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Paleo Recipes: Hype Or Hero?

Sue Hopkins takes a closer look at paleo recipes as a viable diet option and finds out some startling facts.

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The so-called "Paleo Diet" or paleolithic diet is – believe it or not – based on what anthropologists believe that humans of the paleolithic period (that ended roughly ten thousand or so years ago if you aren't up on your ancient periods) ate. If modern diets don't work, why not turn to prehistoric food regimes?

Of course, what really matters is whether it works or not. After all, older architecture, art and even cars are generally regarded as much better looking than today's so a look into the distant past of food consumption could have benefits. In short, the paleo diet (gluten free) is a modern interpretation of paleolithic, hunter-gatherer eating habits.

So what foods are recommended in this modern/prehistoric approach?

In short, this dietary angle suggests that plenty of fish, roots, nuts, fungi, eggs, vegetables and meats are good for our general health whereas dairy products, oils, sugar, salt, grain-based foods and potatoes are off the menu. Permanently. Yes, permanently.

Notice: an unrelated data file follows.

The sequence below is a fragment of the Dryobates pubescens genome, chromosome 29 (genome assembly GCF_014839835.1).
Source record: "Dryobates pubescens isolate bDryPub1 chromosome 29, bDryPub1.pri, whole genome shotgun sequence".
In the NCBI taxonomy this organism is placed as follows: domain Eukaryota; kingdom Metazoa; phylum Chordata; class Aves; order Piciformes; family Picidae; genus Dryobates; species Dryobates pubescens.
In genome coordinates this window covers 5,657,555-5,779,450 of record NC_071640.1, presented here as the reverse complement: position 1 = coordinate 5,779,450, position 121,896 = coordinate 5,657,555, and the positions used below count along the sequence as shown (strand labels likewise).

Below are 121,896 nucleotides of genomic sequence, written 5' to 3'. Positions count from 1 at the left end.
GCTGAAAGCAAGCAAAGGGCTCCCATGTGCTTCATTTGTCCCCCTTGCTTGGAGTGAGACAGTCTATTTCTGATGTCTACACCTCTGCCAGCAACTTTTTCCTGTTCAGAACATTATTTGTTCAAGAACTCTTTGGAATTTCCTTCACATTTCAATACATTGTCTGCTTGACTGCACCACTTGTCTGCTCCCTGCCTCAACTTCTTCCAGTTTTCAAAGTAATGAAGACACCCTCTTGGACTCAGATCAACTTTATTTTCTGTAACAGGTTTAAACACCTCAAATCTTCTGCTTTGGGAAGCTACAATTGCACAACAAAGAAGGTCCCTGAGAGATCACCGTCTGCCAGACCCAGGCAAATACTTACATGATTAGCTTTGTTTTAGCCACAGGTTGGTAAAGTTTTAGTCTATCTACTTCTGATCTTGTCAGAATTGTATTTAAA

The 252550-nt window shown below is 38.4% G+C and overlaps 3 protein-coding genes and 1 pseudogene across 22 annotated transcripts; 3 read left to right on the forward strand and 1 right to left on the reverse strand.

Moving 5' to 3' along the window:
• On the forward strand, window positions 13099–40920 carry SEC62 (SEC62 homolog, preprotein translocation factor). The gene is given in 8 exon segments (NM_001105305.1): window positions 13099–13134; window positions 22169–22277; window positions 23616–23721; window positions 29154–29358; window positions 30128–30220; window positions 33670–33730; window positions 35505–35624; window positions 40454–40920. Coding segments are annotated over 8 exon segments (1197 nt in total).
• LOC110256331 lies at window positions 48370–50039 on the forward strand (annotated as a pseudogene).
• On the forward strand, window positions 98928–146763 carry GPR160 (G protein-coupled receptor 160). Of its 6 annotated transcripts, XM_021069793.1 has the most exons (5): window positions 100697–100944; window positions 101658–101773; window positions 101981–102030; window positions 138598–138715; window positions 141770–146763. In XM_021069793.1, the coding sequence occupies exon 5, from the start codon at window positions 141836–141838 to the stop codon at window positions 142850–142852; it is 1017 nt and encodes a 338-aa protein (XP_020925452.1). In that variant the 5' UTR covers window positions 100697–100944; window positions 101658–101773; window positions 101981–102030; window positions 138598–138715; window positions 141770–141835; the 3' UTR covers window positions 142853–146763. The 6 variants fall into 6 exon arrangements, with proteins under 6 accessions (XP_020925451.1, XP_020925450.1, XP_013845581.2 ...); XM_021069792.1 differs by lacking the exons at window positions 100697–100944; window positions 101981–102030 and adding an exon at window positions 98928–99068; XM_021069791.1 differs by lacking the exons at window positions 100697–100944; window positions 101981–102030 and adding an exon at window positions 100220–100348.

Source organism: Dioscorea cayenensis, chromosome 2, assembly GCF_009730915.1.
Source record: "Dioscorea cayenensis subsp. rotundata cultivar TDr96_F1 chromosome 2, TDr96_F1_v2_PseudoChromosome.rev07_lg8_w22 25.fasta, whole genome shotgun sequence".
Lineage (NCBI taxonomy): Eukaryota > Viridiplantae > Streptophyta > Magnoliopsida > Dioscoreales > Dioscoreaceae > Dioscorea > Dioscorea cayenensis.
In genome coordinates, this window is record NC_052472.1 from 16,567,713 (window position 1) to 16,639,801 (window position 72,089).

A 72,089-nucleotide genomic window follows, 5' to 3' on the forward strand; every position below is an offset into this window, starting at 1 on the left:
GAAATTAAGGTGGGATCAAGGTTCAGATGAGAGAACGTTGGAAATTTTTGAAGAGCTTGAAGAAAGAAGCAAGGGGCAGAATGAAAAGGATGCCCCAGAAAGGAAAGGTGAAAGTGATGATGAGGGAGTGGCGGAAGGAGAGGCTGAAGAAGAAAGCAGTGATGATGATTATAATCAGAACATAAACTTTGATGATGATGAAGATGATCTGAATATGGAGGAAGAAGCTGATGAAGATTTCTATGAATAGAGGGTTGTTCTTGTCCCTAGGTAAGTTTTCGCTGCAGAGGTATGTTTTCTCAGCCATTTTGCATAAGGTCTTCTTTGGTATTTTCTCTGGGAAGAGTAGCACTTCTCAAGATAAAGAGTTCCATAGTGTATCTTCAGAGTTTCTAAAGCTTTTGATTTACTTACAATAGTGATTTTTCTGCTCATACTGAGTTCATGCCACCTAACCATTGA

The brains – more or less - behind the modern paleo diet is Walter Voegtlin, whose 1975 book, "The stone age diet: based on in-depth studies of human ecology and the diet of man" effectively kickstarted the modern paleo obsession.

The interesting philosophy behind this way of thinking about diet, weight loss and a healthy lifestyle is that the physical evolution (of human beings) is quite slow whereas our contemporary 'fast food' lifestyle has emerged far more quickly than our physical bodies could adapt to.

As a result of our paleolithic physical body types which are not suited to a high sugar, low exercise lifestyle, we suffer all manner of negative physical side effects such as obesity, diabetes, increased cancer rates and generally poor health (despite our extending average lifespans).

However, the paleolithic diet remains a highly argued and controversial subject in the circles of professional dietitians and even anthropologists.

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